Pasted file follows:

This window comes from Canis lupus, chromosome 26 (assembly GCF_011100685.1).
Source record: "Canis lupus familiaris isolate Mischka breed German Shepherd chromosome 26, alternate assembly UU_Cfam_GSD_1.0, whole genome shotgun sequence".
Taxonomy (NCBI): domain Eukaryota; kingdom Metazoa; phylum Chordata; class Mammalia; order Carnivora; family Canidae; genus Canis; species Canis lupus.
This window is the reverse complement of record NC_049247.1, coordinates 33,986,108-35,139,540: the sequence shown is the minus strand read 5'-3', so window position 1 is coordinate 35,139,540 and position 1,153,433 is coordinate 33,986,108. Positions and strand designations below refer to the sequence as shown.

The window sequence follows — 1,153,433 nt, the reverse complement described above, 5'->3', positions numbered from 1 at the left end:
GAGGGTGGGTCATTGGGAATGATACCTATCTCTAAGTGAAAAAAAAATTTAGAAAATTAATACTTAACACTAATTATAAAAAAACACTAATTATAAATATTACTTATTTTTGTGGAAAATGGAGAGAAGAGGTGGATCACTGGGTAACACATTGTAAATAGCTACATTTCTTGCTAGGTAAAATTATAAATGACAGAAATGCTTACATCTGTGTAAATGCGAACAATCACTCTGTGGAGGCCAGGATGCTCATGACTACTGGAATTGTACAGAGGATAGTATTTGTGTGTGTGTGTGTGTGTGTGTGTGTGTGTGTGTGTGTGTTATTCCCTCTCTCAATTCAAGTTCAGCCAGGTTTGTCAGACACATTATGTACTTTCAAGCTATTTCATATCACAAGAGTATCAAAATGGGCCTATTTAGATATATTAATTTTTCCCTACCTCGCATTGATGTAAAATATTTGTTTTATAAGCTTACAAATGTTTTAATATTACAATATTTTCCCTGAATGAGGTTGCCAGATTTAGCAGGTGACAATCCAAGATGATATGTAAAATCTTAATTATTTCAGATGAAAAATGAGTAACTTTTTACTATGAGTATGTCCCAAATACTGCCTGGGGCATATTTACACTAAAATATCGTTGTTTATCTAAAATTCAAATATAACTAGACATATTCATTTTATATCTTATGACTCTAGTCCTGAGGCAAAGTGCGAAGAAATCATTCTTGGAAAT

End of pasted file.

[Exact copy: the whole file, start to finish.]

This window comes from Canis lupus, chromosome 26 (assembly GCF_011100685.1).
Source record: "Canis lupus familiaris isolate Mischka breed German Shepherd chromosome 26, alternate assembly UU_Cfam_GSD_1.0, whole genome shotgun sequence".
Taxonomy (NCBI): domain Eukaryota; kingdom Metazoa; phylum Chordata; class Mammalia; order Carnivora; family Canidae; genus Canis; species Canis lupus.
This window is the reverse complement of record NC_049247.1, coordinates 33,986,108-35,139,540: the sequence shown is the minus strand read 5'-3', so window position 1 is coordinate 35,139,540 and position 1,153,433 is coordinate 33,986,108. Positions and strand designations below refer to the sequence as shown.

The window sequence follows — 1,153,433 nt, the reverse complement described above, 5'->3', positions numbered from 1 at the left end:
GAGGGTGGGTCATTGGGAATGATACCTATCTCTAAGTGAAAAAAAAATTTAGAAAATTAATACTTAACACTAATTATAAAAAAACACTAATTATAAATATTACTTATTTTTGTGGAAAATGGAGAGAAGAGGTGGATCACTGGGTAACACATTGTAAATAGCTACATTTCTTGCTAGGTAAAATTATAAATGACAGAAATGCTTACATCTGTGTAAATGCGAACAATCACTCTGTGGAGGCCAGGATGCTCATGACTACTGGAATTGTACAGAGGATAGTATTTGTGTGTGTGTGTGTGTGTGTGTGTGTGTGTGTGTGTGTGTTATTCCCTCTCTCAATTCAAGTTCAGCCAGGTTTGTCAGACACATTATGTACTTTCAAGCTATTTCATATCACAAGAGTATCAAAATGGGCCTATTTAGATATATTAATTTTTCCCTACCTCGCATTGATGTAAAATATTTGTTTTATAAGCTTACAAATGTTTTAATATTACAATATTTTCCCTGAATGAGGTTGCCAGATTTAGCAGGTGACAATCCAAGATGATATGTAAAATCTTAATTATTTCAGATGAAAAATGAGTAACTTTTTACTATGAGTATGTCCCAAATACTGCCTGGGGCATATTTACACTAAAATATCGTTGTTTATCTAAAATTCAAATATAACTAGACATATTCATTTTATATCTTATGACTCTAGTCCTGAGGCAAAGTGCGAAGAAATCATTCTTGGAAAT